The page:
The monthly value growth of a home throughout Australia has remained largely consistent throughout October, according to a new report published by CoreLogic earlier this week (1 November).
As highlighted in the data, the national average growth rate, including both capital cities and regional areas, over the month was 1.49 per cent, easing from September’s rate of 1.51 per cent.
But this latest figure also suggests that Australian housing values are gradually plateauing, with October’s rate being starkly lower than March’s growth rate of 2.8 per cent.
Speaking of the national lowering trend, CoreLogic’s research director Tim Lawless said that he believed this is indicative of worsening housing affordability, rising supply levels, and less stimulus.
“Housing is one of the reasons why first home buyers are becoming a progressively smaller component of housing demand. New listings have surged by 47 per cent since the recent low in September and housing focused stimulus such as HomeBuilder and stamp duty concessions have now expired,” Mr Lawless said.
“Combining these factors with the subtle tightening of credit assessments set for 1 November, it’s highly likely the housing market will continue to gradually lose momentum.”
By capital city, Perth documented its first negative monthly result since June 2020, with values nearing 0.1 per cent lower. Comparatively, Brisbane was the fastest growing market with a monthly growth of 2.5 per cent in October.
Across regional markets, NSW and Queensland had the highest monthly growth with 2.1 per cent and 1.9 per cent respectively, while Western Australia recorded a loss of 0.1 per cent – the only rest-of-state region to do so.
Regional markets also experienced a higher average monthly trajectory compared to the capitals with housing values up 1.87 per cent in October, while capital cities recorded an average of 1.38 per cent.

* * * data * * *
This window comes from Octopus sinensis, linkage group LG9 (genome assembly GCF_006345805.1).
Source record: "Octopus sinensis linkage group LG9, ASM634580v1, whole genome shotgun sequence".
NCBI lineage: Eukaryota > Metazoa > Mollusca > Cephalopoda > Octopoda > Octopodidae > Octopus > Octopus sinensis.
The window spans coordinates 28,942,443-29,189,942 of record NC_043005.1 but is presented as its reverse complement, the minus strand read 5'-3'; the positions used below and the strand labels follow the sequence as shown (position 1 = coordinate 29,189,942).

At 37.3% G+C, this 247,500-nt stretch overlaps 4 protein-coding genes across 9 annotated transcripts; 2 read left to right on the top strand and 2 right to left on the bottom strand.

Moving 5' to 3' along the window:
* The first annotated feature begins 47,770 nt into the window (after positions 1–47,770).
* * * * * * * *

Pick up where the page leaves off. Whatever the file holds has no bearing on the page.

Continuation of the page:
While the national monthly growth rate has begun to languish, Australia’s annual growth rate has increased by 21.6 per cent over the year to October with Hobart (28.06 per cent), Canberra (25.52 per cent), Sydney (25.23 per cent) and Brisbane (22.30 per cent) exceeding 20 per cent growth.
The capital cities with the lowest growth were Perth and Melbourne, which both secured annual increases of 16.37 per cent.
Houses soar, units trail
This latest report also notes the continued trend of certain unit markets recording a lower rate of annual growth relative to houses. For example, in Sydney, the value of a house is up 30.4 per cent, while a unit reported a rise of 13.6 per cent.
Melbourne echoed a similar trend, with houses increasing by 19.5 per cent and units by 9.2 per cent.
Mr Lawless said that, as housing becomes less affordable, there is an expectation that more demand will be deflected towards the higher density sectors of the market, especially in Sydney “where the gap between the median house and unit value is now close to $500,000”.
“With investors becoming a larger component of new housing finance, we may see more demand flowing into medium to high density properties,” he added.
“Investor demand across the unit sector could be bolstered as overseas borders open, which is likely to have a positive impact on rental demand, especially across inner city unit precincts.”
According to the report and also reflected in recently published reports such as Westpac’s revised price forecast, the trajectory of interest rates and their regulation will be a “central factor” in the housing market’s performance over the medium to longer-term.
“With household debt near record highs, borrowers are likely to be more sensitive than normal to the cost of debt. A rise in interest rates is likely to be the cue for the housing market moving into a downswing,” it said.
However, the report concludes that with housing risks becoming more evident, the short-term view is for further growth in values, “albeit at a slower rate than what has been seen over the previous 12 months”.
“As the economy continues to benefit from easing COVID-19 restrictions, current low interest rate should continue to support demand, along with tight advertised supply levels and improving consumer sentiment,” it said.